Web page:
Woman sues after losing toes, finger tips
Mpumalanga resident went to doctor for tick bite fever, was given ‘wrong medicine’ and contracted gangrene
A DELMAS, Mpumalanga, woman claimed R4 million in damages from a “doctor” who treated her for tick bite fever.
According to her, the doctor prescribed the wrong medicine which resulted in her losing seven of her finger tips and all her toes due to gangrene.
Ingrid Peens, 55, told the North Gauteng High Court in Pretoria, that if it was not for the conduct of a certain Dr Kazadi who treated her in September 2011 at a clinic at the Delmas Plaza, she would have still had her fingertips and toes.
But the whereabouts and the real identity of this doctor could never be established. Peens said she was too ill when she went to the clinic to ask for the name of the doctor who had treated her.
She went back to the clinic months later after she had amputations done to enquire who the doctor was who had treated her. The receptionist said it was Dr Kazadi, who had left as he only stood in for the doctor who usually worked at the clinic. She gave Peens a cellphone number she still had for him. Peens tried to locate the doctor via the help of private investigators. They failed as he had “mysteriously” disappeared.
A search of the Health Professions Council of South Africa (HPCSA) showed that a certain Dr Kazadi, from Angola, tried to register here as a doctor, but he failed as he did not meet the necessary qualifications.
In a bid to further her damages claim, Peens demanded compensation from Dr S Mosheledi, who worked at the clinic which she visited, but was not there at the time. She said
Dr Kazadi stood in as a locum for Dr Mosheledi, so the latter should take responsibility.
Peens earlier testified that she was bitten by a tick at the base of her neck. She subsequently developed tick bite fever and she knew the symptoms, as she was bitten before. As she did not feel well, she went to the surgery in Delmas because she knew the doctor working there. He, however, had died and because she was very ill, she agreed to consult the doctor on duty. She said she found an African male in the consulting room and she assumed he was a doctor. She told him she had tick bite fever and needed medication. According to her, he had no idea what a tick was. She explained to him what it was and he then gave her medication.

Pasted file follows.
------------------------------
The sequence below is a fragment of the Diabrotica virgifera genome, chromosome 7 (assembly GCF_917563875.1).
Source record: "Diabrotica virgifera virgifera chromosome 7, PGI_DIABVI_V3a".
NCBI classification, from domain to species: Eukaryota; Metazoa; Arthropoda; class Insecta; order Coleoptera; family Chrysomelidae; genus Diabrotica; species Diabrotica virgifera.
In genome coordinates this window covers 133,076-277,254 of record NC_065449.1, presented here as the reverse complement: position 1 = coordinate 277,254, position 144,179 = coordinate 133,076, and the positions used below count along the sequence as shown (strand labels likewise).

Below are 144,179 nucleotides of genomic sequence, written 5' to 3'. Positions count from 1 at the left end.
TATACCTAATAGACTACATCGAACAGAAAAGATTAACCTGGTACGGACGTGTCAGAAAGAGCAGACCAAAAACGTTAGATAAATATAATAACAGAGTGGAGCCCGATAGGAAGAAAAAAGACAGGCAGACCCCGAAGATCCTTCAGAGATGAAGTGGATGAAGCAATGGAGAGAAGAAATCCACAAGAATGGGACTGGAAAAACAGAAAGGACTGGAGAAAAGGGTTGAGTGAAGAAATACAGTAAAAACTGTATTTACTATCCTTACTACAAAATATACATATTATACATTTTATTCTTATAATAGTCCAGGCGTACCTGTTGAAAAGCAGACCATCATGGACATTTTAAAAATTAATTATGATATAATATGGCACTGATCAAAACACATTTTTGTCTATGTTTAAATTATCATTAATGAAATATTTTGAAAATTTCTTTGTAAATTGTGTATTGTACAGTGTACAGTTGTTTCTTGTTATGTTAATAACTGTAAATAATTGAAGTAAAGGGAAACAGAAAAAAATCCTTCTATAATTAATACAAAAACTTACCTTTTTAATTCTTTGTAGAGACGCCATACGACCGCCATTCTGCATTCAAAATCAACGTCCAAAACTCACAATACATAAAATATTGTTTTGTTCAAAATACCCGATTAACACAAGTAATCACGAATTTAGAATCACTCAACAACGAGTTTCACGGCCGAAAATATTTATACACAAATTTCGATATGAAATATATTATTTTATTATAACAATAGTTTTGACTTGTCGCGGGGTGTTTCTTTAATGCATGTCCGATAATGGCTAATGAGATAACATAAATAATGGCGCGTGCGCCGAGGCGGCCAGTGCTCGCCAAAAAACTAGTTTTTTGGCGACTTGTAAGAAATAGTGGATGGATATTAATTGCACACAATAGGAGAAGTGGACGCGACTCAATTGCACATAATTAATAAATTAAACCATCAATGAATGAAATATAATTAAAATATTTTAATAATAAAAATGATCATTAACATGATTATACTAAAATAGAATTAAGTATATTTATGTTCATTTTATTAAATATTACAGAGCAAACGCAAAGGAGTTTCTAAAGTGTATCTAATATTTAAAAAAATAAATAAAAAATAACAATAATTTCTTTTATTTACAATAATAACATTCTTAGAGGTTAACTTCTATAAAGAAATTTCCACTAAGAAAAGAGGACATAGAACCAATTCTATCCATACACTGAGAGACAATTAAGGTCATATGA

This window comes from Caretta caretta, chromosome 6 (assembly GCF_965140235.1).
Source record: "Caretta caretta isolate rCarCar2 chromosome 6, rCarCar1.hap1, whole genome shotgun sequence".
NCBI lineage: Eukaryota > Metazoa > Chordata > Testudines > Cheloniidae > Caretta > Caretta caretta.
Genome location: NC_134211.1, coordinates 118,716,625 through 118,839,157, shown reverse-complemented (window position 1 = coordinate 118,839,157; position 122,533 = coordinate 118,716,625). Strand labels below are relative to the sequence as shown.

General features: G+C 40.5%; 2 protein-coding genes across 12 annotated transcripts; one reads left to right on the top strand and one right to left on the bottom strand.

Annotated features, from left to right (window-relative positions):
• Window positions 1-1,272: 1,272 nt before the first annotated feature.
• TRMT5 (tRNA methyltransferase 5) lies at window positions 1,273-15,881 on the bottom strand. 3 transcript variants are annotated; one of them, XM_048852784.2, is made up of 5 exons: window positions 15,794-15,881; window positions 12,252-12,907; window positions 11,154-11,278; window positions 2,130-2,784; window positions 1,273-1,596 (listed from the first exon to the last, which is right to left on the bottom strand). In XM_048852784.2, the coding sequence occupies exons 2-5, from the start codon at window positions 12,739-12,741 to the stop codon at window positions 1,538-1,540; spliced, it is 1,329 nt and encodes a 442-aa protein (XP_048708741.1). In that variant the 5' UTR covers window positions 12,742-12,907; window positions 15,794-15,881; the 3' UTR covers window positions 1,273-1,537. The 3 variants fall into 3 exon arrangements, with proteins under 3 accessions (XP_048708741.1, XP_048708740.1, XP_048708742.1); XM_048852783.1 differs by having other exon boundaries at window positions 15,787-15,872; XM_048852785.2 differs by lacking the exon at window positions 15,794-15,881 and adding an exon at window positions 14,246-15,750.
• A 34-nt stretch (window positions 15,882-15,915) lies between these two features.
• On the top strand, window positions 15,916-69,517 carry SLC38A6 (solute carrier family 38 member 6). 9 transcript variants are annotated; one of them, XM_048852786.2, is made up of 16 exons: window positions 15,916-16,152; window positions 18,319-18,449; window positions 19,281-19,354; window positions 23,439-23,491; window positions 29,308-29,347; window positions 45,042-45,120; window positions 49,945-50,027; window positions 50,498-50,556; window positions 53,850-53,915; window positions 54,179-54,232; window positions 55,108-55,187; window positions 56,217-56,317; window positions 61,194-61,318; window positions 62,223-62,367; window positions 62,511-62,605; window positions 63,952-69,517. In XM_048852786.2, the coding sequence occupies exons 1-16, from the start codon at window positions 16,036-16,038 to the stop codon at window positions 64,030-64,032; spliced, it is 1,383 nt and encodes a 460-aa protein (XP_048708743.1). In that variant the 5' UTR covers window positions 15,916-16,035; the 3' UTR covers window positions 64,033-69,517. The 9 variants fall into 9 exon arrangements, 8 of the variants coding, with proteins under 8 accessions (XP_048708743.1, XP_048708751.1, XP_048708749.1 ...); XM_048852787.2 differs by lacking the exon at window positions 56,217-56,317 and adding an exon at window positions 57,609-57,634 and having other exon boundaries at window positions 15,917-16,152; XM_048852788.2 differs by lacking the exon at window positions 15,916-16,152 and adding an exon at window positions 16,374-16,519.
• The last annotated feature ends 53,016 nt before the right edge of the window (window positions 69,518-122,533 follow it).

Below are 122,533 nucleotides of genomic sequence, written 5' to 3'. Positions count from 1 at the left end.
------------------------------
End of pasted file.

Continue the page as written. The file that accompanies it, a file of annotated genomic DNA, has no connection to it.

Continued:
Five days later she went outside and collapsed. Her daughter, who assisted her, was concerned about the colour of her fingers which had turned blue.
Peens was rushed to the Pholosong Hospital, and later transferred to the Helen Joseph Hospital. She said she was mostly unconscious but when she woke up, she was told she had gangrene and that all her toes and seven of her fingertips had to be amputated.
After this was done, she got well and started her quest to institute a damages claim. She did not call medical experts to prove her case, but mostly called private investigators. They told the court that they could not locate a Dr Kazadi, who “seemed to have disappeared”.
She then explained that she decided to sue Dr Mosheledi instead.
His legal team, however, told the court that he should not be called to the witness stand to explain himself, as he had nothing to do with Peens’ treatment. Peens’ main complaint was that the doctor who had treated her, prescribed three types of other medication, while she researched on the internet and saw that she should have been prescribed Doxycycline. She said she took this medication in the past for tick bite fewer and she felt better after a few days.
Judge Elizabeth Kubushi said Peens wasn’t a medical doctor who could know that she was prescribed the wrong medicine. There is also no evidence, other than Peens’ word, that the medication she was prescribed resulted in her losing her toes and fingertips.
To make matters worse for her case, she also does not know what medication she was prescribed while unconscious later in hospital. To add to all this, it could never be established who had actually treated her for the tick bite fever, as there was no Dr Kazadi.
The judge said her claim couldn’t succeed as Dr Mosheledi may not be held responsible.